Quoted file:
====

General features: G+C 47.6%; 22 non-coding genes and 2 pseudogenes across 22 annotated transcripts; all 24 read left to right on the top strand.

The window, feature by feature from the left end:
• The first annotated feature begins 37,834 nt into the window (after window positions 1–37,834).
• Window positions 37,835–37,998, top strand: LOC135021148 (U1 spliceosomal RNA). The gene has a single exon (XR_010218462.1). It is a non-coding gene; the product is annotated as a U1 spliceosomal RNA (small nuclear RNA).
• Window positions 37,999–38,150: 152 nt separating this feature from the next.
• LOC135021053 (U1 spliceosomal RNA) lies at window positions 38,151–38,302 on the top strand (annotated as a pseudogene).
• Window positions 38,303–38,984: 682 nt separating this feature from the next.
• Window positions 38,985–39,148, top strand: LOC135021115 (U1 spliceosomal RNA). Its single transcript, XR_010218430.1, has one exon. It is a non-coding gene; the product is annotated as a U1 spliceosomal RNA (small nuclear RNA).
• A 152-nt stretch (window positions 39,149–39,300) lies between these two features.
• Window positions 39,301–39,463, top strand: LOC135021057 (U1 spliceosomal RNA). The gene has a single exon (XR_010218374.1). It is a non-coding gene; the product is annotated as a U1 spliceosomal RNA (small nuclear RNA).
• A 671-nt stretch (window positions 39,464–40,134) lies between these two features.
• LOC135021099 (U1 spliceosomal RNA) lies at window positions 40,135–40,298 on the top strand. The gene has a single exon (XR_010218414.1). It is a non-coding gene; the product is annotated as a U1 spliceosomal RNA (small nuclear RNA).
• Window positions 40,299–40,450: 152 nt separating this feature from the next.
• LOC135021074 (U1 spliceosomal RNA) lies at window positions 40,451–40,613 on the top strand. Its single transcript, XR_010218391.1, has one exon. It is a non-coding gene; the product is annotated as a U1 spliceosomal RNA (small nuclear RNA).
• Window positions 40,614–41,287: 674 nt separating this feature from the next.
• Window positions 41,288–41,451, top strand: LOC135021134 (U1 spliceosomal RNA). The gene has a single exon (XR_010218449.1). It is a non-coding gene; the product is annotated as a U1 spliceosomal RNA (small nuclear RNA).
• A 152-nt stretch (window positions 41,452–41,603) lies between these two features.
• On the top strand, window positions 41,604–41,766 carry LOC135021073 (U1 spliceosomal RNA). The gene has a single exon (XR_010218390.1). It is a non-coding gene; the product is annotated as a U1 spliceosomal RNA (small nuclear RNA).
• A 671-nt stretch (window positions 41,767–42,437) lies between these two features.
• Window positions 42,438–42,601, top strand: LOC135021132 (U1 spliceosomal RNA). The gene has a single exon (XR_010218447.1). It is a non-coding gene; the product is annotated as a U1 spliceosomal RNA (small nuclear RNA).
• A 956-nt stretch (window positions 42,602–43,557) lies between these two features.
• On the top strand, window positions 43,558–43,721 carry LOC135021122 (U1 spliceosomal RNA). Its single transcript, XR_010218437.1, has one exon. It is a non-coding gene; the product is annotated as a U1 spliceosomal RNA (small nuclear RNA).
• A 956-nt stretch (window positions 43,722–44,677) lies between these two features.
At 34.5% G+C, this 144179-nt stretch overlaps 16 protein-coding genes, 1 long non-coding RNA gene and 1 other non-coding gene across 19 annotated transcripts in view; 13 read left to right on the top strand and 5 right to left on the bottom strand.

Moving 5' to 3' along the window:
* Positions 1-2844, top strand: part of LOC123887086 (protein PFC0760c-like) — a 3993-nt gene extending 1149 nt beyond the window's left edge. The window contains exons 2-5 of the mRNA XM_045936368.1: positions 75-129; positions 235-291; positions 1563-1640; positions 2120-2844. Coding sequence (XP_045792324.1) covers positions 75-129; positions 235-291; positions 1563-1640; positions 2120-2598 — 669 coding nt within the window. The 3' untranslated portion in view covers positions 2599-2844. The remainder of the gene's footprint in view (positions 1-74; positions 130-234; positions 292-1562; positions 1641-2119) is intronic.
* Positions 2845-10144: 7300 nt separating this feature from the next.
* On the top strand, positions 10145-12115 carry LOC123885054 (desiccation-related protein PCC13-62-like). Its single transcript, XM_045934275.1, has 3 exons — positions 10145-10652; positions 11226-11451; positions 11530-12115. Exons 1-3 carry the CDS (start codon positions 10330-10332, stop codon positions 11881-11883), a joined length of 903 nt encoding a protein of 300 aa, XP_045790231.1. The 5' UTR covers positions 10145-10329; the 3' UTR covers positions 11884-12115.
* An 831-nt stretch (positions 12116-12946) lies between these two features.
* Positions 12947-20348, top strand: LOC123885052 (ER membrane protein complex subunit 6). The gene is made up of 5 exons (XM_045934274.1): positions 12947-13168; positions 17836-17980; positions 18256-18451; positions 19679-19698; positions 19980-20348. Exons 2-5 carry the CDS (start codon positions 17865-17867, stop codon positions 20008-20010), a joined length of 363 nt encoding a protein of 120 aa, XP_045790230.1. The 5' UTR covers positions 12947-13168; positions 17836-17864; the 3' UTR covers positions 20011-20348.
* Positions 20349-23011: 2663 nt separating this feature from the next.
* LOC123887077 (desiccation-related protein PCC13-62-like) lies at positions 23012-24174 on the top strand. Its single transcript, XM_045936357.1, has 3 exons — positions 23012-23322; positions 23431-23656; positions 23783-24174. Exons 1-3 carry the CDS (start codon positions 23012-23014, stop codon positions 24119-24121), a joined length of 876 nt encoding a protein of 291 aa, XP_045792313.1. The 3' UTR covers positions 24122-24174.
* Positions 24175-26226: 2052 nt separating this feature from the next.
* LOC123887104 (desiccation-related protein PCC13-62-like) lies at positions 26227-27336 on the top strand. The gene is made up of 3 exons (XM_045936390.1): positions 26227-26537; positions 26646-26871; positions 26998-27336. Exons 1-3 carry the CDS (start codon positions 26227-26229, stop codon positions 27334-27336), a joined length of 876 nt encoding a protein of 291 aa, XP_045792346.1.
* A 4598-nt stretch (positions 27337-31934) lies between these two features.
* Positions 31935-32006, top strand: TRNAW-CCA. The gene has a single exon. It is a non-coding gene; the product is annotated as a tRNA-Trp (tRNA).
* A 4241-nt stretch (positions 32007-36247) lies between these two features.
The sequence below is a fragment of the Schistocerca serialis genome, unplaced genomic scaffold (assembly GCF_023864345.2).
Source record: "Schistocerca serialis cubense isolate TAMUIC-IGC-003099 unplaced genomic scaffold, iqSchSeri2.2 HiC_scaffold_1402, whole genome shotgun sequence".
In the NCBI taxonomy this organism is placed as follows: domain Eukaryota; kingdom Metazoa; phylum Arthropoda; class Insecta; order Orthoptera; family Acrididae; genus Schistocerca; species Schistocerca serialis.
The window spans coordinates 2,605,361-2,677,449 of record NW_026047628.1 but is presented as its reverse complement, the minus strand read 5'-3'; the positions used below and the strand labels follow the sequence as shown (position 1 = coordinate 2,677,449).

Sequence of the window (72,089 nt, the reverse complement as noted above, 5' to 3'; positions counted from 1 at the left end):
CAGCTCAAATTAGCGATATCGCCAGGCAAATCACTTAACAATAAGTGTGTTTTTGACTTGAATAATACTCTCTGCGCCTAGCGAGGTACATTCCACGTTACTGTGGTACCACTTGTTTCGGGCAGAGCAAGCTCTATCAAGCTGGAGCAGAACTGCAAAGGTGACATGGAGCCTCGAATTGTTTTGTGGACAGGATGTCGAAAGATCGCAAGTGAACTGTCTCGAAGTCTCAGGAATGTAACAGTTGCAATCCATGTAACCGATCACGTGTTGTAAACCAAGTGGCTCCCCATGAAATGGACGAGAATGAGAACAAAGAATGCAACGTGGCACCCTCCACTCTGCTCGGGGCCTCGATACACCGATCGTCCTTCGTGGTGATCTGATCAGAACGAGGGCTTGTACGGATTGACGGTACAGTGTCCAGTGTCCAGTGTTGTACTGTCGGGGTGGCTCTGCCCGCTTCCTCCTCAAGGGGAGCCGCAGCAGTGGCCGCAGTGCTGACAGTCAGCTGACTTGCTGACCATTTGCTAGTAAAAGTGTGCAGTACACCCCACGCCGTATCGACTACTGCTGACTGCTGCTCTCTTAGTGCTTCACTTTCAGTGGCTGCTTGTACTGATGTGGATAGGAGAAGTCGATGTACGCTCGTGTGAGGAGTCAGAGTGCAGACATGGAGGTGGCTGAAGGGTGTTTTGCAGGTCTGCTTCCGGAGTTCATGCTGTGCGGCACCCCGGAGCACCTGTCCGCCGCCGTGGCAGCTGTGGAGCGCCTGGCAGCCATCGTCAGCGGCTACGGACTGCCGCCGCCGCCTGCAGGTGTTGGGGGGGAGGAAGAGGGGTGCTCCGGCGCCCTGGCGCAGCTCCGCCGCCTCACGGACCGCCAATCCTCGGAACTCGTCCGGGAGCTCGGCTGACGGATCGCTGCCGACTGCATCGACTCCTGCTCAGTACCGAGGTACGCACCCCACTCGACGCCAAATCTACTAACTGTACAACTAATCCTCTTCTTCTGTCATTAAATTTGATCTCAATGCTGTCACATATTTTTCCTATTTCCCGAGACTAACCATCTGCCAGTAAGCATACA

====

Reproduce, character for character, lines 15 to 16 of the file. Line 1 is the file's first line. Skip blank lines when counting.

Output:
• Window positions 40,614–41,287: 674 nt separating this feature from the next.
• Window positions 41,288–41,451, top strand: LOC135021134 (U1 spliceosomal RNA). The gene has a single exon (XR_010218449.1). It is a non-coding gene; the product is annotated as a U1 spliceosomal RNA (small nuclear RNA).